Tiya Miles, Hanif Abdurraqib, and Clint Smith are among the nominees for this year’s National Book Award for nonfiction.

The National Book Foundation revealed the 10-book longlist Thursday afternoon.

Miles made the longlist for All That She Carried: The Journey of Ashley’s Sack, a Black Family Keepsake, which is also a finalist for this year’s Kirkus Prize. Abdurraqib was nominated for A Little Devil in America: Notes in Praise of Black Performance; he appeared on the nonfiction longlist in 2019 for Go Ahead in the Rain: Notes to A Tribe Called Quest.

Smith was nominated for How the Word Is Passed: A Reckoning with the History of Slavery Across America. History is also the subject of other longlisted books, including Nicole Eustace’s Covered With Night: A Story of Murder and Indigenous Justice in Early America, Deborah Willis’ The Black Civil War Soldier: A Visual History of Conflict and Citizenship, and Scott Ellsworth’s The Ground Breaking: An American City and Its Search for Justice.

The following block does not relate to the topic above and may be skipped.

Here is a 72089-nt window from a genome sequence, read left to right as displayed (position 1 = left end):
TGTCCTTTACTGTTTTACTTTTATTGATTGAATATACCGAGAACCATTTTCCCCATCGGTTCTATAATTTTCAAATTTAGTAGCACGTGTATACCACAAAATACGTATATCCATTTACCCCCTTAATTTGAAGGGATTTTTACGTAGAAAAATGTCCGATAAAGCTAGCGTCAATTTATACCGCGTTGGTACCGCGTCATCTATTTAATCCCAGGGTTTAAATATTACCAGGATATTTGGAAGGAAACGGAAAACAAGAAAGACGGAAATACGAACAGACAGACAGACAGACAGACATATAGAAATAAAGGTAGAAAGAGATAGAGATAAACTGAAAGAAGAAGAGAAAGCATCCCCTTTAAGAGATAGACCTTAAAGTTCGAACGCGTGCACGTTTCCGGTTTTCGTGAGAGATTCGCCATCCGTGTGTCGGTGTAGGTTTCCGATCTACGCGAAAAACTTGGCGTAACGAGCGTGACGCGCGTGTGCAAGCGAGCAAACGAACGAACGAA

Critic Louis Menand earned a spot on the longlist for The Free World: Art and Thought in the Cold War, as did Grace M. Cho for Tastes Like War: A Memoir.

Also nominated were Lucas Bessire for Running Out: In Search of Water on the High Plainsand Heather McGhee for The Sum of Us: What Racism Costs Everyone and How We Can Prosper Together.

The shortlists for the award will be revealed on Oct. 5, and the winner will be announced at a ceremony in New York on Nov. 17.

Michael Schaub is a Texas-based journalist and regular contributor to NPR.